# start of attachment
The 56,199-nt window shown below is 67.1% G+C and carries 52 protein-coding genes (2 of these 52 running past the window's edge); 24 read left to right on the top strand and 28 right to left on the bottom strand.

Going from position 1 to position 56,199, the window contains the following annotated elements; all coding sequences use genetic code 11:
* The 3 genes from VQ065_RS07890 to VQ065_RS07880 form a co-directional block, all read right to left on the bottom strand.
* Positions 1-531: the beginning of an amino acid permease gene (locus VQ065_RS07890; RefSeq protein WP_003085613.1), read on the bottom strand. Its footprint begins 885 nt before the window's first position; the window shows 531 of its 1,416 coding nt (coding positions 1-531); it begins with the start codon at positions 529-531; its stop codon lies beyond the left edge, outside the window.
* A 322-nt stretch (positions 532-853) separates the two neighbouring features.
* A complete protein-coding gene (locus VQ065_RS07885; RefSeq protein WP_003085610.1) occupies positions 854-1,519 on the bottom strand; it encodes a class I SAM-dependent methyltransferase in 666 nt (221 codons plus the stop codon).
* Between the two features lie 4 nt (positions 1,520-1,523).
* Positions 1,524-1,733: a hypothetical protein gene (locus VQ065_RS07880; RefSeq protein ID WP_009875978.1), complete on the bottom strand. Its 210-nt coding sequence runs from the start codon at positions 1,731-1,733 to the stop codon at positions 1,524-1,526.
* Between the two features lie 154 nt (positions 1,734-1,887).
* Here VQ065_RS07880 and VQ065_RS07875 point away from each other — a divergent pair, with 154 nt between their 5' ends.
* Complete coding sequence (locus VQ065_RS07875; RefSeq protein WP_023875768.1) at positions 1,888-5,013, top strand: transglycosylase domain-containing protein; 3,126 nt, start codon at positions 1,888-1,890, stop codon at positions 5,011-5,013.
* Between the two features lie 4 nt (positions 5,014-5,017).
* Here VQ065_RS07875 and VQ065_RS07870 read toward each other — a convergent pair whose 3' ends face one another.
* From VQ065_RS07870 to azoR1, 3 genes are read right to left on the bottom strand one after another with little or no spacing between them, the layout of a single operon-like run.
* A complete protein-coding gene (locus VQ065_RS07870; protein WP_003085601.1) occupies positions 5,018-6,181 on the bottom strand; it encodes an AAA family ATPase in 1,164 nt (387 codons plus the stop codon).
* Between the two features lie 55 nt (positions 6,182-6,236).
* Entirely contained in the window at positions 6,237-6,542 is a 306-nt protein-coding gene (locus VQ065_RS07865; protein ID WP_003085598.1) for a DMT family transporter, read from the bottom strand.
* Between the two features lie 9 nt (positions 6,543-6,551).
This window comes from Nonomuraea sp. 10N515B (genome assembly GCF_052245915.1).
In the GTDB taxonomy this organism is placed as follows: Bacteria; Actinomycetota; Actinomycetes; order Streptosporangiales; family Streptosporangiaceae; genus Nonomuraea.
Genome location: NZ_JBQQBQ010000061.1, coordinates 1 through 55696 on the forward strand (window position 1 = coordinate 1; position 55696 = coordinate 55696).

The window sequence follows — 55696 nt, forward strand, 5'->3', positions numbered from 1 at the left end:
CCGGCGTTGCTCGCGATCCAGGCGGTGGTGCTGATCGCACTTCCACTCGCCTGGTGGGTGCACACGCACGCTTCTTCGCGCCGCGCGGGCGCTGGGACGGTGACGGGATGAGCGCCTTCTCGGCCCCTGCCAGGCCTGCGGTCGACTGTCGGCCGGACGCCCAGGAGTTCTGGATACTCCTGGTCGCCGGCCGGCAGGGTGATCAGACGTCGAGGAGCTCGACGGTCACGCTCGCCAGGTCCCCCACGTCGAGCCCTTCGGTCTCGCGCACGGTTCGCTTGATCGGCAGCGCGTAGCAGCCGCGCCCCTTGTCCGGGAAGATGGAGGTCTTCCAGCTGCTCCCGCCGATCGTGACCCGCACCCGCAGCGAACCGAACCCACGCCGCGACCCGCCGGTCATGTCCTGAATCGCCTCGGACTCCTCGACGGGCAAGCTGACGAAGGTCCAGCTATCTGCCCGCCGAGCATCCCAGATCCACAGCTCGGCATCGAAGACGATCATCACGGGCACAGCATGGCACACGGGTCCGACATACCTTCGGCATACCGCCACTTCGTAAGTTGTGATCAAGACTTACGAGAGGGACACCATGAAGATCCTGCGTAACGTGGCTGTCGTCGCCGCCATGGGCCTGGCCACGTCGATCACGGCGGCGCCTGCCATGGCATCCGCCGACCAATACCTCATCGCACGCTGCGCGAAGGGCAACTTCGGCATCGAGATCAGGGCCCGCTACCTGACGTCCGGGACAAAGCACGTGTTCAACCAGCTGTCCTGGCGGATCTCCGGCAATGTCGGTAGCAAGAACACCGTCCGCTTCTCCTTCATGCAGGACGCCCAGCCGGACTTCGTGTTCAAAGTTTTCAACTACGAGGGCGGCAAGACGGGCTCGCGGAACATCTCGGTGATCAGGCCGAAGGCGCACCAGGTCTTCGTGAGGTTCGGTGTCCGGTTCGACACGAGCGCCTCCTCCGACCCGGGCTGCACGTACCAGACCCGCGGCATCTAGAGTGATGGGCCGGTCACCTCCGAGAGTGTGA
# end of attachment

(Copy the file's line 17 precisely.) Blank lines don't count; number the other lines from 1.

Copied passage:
* Entirely contained in the window at positions 6,237-6,542 is a 306-nt protein-coding gene (locus VQ065_RS07865; protein ID WP_003085598.1) for a DMT family transporter, read from the bottom strand.